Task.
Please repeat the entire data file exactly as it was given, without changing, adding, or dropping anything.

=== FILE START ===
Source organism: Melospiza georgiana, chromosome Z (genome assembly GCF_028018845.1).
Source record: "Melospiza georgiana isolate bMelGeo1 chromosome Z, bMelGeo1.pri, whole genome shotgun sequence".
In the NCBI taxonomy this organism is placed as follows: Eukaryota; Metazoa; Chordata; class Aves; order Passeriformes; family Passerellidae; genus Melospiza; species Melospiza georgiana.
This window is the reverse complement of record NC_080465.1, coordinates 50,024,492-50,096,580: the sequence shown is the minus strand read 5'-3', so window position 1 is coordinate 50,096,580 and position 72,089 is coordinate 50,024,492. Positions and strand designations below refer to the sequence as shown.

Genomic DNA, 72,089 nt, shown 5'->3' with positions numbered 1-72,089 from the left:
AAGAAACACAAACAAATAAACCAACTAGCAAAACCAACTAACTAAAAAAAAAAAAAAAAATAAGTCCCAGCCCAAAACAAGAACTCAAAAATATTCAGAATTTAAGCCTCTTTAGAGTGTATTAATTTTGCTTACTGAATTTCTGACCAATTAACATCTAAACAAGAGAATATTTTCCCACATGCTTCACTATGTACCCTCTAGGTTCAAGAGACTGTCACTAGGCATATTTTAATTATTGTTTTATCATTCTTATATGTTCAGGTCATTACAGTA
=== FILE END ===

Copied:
Source organism: Melospiza georgiana, chromosome Z (genome assembly GCF_028018845.1).
Source record: "Melospiza georgiana isolate bMelGeo1 chromosome Z, bMelGeo1.pri, whole genome shotgun sequence".
In the NCBI taxonomy this organism is placed as follows: Eukaryota; Metazoa; Chordata; class Aves; order Passeriformes; family Passerellidae; genus Melospiza; species Melospiza georgiana.
This window is the reverse complement of record NC_080465.1, coordinates 50,024,492-50,096,580: the sequence shown is the minus strand read 5'-3', so window position 1 is coordinate 50,096,580 and position 72,089 is coordinate 50,024,492. Positions and strand designations below refer to the sequence as shown.

Genomic DNA, 72,089 nt, shown 5'->3' with positions numbered 1-72,089 from the left:
AAGAAACACAAACAAATAAACCAACTAGCAAAACCAACTAACTAAAAAAAAAAAAAAAAATAAGTCCCAGCCCAAAACAAGAACTCAAAAATATTCAGAATTTAAGCCTCTTTAGAGTGTATTAATTTTGCTTACTGAATTTCTGACCAATTAACATCTAAACAAGAGAATATTTTCCCACATGCTTCACTATGTACCCTCTAGGTTCAAGAGACTGTCACTAGGCATATTTTAATTATTGTTTTATCATTCTTATATGTTCAGGTCATTACAGTA